While performing the experiments, some key concepts to keep in mind are: the importance of careful optical alignment, the manifestation of physical principles in the reality of lab setting, and the need to log measurements and estimated sources of error as well as the amplitudes in those errors. In addition to understanding how to set up and do the experiments, an important part of any laboratory class is the analysis, interpretation, and discussion of the lab in a written lab report. Each person must keep her/his own lab notebook. For each experiment you may have notes from the lab work, but then you must also produce a more formal description of the experiment, beginning-to-end.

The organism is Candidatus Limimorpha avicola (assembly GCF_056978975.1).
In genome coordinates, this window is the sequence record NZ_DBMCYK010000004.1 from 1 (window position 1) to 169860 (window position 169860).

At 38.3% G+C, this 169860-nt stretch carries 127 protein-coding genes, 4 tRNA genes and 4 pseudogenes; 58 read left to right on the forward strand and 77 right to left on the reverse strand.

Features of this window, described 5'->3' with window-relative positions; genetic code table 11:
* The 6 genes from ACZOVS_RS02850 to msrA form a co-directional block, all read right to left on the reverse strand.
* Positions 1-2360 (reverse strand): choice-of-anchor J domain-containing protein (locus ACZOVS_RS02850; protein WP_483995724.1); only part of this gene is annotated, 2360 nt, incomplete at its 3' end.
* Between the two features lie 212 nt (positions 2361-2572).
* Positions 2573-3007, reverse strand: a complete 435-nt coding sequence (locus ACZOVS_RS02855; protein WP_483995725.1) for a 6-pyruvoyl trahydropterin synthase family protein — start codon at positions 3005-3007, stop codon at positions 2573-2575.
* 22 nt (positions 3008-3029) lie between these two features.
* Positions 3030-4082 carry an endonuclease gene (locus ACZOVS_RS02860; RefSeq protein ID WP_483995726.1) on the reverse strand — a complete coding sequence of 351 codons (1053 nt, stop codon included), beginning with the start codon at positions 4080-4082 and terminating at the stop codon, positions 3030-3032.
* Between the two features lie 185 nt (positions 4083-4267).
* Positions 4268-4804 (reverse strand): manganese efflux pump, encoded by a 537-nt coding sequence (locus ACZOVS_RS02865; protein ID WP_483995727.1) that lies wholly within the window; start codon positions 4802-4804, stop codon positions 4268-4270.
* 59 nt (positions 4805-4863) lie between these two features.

When you are writing your report, it helps to keep the would-be reader in mind. If you imagine that your report is going to be read by a somewhat incompetent physicist trying to duplicate your resuls, it will help guide your thought process: the reader has some physics background (so you don't need to explain the obvious) but is prone to error (so you need to be clear, unambiguous and point out sources of error!).
Be complete, clear, and organized!